Therefore, our presentation recommendation is for you to pass on the paid services, and use free ones like:
    * HousingTracker
    * Zillow Local Info
    * Realty Sniper
    These services have similar weaknesses to the “Crystal Ball” services, but they have similar benefits as well. Plus, they’re all free.

    Article from Land Title-

    Several federal agencies and the attorneys general of all 50 states have initiated investigations based on allegations that banks failed to review foreclosure documents properly or submitted false statements when they foreclosed on properties. The allegations first arose in the 23 states that require a judicial foreclosure. Several of the largest mortgage lenders in the U.S. have suspended foreclosure proceedings in some or all states. While some lenders have resumed foreclosures in certain states, the uncertainty caused by the controversy has created a chilling effect on foreclosure transactions across the nation.

    Colorado is somewhat insulated from the foreclosure controversy since the majority of foreclosures conducted in our state are completed through our unique Public Trustee system. The Colorado foreclosure process differs from most other states in that the Governor appoints a Public Trustee for each county. The Public Trustee’s Office is a statutory mediator in the Colorado foreclosure process. Judicial foreclosure is employed only when no power of sale clause is included in the deed of trust or there is a defect in that requires judicial oversight.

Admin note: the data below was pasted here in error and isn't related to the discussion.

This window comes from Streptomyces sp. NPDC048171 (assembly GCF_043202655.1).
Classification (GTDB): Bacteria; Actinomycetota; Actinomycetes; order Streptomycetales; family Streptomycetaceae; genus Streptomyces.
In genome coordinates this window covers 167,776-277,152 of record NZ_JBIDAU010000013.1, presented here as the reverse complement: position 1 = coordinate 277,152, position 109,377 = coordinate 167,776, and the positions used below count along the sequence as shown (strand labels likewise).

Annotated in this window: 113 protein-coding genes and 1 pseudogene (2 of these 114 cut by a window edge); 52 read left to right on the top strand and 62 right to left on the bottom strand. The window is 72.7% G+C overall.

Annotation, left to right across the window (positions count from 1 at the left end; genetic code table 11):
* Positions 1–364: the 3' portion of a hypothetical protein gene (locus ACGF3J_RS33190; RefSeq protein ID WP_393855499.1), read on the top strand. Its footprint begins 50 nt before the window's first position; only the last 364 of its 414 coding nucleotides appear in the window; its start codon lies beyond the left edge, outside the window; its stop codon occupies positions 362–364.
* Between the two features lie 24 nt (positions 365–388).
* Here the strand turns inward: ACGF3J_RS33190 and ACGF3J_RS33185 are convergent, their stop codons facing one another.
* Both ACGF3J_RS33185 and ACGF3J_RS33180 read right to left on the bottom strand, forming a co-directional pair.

The types of documents at issue in the judicial foreclosure states are not required to complete a sale through the Public Trustee.

    The Public Trustees are dedicated to fairness for all parties in the foreclosure process. The Public Trustees, by law, serve as the neutral, intermediate party between the lender and the borrower to assure that each party can exercise its legal rights in a foreclosure action:

    Foreclosures are conducted by the Public Trustee’s office on a deed of trust containing a power of sale (right to sell property at public auction in the event of default).

    •The procedure for conducting the foreclosure is set by statute and must be followed precisely.
    •The deed of trust is an agreement between three parties: the Grantor (owner), the Public Trustee (who has the power of sale) and the Beneficiary (lender).
    •It is the responsibility of the Public Trustee’s office to ensure that the owners, junior lienors and lenders understand the Public Trustee’s process and to ensure that each party complies with the statutes.
    This is opposed to a judicial foreclosure, where a mortgage is an agreement between two parties, the Mortgagor (owner) and the Mortgagee (lender). Since no power of sale clause is included in the security instrument the lender must sue the borrower and obtain a court order to foreclose.

    It is business as usual at Land Title. We have always thoroughly examined foreclosure proceedings appearing in the chain of title. Our underwriters are not currently requiring any blanket requirements or exceptions.